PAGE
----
Going through an audit can be a very daunting experience. That goes for both independent audits of your financial statements as well as those necessitated by the IRS. Even though an independent audit has a completely different purpose than an IRS audit, the process can feel equally stressful if you don’t know what to expect. So, how do you know if you need a financial statement audit? When should you begin?
Determining the Need: Why an Audit is Necessary
Annual independent financial statement audits are mandatory for most nonprofits. Any third party that has a significant agreement with your nonprofit could require a financial statement audit for reporting and compliance. State agencies, donors, and your nonprofit’s governing board all could require an audit depending on your particular circumstances.
Here are a few examples:
- Illinois nonprofits that have gross receipts over $300,000 are generally required to file with the state’s Attorney General.
- You’ll also need a financial statement audit to comply with the Illinois Attorney General if you’re using a professional fundraiser who’s collecting over $25,000 during their campaign.
- A grantor or donor may require an audit if they’re potentially giving your organization a substantial amount. The audit is a requirement for receiving the donation.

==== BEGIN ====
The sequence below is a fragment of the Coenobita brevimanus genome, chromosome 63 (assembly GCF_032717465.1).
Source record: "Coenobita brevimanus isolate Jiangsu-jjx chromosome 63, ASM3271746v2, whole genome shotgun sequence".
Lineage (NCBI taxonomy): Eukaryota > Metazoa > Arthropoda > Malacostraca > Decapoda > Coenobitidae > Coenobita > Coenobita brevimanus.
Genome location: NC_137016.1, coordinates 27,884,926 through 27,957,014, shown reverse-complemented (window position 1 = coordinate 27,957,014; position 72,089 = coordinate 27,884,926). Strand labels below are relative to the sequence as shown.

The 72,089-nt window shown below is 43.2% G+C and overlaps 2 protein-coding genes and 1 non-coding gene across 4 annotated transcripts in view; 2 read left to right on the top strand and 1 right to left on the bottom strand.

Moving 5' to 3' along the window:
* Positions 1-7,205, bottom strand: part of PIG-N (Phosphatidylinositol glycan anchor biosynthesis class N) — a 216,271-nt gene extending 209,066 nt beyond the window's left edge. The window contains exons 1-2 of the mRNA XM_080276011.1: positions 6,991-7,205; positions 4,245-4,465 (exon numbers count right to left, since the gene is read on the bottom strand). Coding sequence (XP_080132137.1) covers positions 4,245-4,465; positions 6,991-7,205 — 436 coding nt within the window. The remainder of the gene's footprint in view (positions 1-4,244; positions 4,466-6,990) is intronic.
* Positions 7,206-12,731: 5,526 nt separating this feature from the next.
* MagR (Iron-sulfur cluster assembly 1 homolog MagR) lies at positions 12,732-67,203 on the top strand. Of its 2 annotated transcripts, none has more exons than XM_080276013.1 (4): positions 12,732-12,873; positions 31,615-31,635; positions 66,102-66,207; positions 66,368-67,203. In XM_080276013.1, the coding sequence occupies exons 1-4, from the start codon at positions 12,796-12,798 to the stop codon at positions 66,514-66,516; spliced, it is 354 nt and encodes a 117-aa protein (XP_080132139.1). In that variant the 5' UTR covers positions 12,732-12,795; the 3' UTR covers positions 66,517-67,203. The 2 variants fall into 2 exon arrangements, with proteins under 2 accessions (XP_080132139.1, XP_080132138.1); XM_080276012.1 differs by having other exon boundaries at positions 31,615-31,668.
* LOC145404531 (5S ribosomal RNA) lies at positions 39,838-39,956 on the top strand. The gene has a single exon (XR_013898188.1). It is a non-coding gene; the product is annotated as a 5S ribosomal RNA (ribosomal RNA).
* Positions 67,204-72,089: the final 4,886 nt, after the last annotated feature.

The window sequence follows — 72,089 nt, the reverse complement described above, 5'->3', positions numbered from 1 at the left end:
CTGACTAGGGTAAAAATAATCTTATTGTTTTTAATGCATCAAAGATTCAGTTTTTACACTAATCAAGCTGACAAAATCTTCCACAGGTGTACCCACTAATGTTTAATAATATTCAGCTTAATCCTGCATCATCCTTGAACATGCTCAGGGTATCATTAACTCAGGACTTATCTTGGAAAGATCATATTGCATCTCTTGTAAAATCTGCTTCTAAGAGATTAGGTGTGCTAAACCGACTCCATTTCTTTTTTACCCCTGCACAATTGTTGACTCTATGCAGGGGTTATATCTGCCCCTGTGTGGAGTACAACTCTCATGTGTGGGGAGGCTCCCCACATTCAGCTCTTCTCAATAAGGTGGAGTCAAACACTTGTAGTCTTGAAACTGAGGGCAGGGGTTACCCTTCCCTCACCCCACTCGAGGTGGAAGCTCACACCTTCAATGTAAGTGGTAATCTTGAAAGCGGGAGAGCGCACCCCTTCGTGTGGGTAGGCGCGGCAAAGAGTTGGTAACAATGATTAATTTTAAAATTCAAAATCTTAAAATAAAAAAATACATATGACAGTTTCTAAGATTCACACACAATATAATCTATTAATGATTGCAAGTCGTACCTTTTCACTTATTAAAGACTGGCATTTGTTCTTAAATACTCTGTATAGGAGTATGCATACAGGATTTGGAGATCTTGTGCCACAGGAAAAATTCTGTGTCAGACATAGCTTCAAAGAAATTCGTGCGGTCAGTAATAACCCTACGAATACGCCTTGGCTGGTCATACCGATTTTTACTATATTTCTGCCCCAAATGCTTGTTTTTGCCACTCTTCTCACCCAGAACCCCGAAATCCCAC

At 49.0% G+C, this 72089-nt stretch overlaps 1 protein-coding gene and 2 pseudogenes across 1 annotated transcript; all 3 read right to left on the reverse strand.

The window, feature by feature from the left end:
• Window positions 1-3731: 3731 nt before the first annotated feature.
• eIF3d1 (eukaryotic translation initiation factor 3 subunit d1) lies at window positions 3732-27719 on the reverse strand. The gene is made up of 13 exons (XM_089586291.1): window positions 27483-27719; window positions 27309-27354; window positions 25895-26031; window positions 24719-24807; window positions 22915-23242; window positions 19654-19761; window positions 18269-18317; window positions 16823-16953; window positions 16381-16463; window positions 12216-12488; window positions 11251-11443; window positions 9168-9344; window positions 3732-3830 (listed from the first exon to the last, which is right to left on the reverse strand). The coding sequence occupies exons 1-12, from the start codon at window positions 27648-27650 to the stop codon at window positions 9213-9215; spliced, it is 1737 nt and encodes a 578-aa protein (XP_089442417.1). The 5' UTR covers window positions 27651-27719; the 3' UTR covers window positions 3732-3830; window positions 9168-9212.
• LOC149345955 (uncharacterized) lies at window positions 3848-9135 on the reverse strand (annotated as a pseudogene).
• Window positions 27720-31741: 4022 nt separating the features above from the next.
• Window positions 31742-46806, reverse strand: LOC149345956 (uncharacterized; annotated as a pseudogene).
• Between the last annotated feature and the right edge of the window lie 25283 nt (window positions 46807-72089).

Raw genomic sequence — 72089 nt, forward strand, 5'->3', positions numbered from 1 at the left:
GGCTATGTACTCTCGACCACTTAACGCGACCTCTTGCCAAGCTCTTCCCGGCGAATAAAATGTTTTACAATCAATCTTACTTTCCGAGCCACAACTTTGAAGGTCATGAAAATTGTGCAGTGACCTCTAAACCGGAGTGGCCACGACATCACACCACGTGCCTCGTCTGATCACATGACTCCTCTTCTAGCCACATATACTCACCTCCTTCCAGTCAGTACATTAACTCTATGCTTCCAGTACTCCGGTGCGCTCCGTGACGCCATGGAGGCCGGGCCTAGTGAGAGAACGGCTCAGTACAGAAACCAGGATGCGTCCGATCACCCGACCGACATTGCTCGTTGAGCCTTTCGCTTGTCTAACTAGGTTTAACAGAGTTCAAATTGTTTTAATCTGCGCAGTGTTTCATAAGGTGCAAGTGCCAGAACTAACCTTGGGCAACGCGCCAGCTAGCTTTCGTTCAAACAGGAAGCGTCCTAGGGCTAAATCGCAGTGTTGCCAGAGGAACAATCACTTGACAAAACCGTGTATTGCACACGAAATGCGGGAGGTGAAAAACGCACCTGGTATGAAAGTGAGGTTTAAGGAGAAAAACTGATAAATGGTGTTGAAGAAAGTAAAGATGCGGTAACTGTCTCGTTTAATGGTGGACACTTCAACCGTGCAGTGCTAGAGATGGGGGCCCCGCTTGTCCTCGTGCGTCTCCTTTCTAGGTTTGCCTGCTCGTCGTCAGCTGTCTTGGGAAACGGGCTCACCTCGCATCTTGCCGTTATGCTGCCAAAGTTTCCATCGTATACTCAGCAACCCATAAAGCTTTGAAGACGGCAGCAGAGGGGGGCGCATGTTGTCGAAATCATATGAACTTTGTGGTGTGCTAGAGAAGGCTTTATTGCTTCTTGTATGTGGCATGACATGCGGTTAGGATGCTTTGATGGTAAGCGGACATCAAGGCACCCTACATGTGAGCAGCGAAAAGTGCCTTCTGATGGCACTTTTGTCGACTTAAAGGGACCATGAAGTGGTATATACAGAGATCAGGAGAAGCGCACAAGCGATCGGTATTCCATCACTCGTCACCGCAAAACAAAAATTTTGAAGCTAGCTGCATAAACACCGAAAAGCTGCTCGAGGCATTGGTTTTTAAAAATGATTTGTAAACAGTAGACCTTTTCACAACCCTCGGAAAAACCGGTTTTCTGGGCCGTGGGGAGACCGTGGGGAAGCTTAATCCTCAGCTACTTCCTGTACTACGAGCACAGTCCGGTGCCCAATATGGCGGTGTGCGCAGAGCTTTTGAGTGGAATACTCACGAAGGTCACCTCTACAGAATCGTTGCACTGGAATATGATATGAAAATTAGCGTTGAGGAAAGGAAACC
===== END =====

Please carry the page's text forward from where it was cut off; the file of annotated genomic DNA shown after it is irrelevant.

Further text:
- If your nonprofit has an outstanding loan, it’s possible that the lending party may require an audit as part of the loan agreement.
- If your organization expends $750,000 or more in federal awards and grants, you may be required to perform additional audit procedures related to a Uniform Guidance audit. This should be communicated to your audit firm as soon as possible to properly plan the audit.
Staying Ahead of the Curve: When to Schedule an Audit
Nonprofit organizations should re-evaluate throughout each year to determine whether or not you’ll need a financial statement audit. The planning for an audit should take place before your fiscal year end. The need for an audit shouldn’t ever come as a surprise, so it’s important to consistently keep track of your gross receipts. It’s also important to understand the requirements and stipulations of your donor and loan agreements (see above). Staying ahead of the curve will prevent any potential delays in funding to your organization.
Click here to read Part 2 of this blog which addresses the process of selecting an accounting firm and gives insight into the audit process. If you have any specific questions relating to nonprofit financial statement audits, please call us today at 630-953-4900.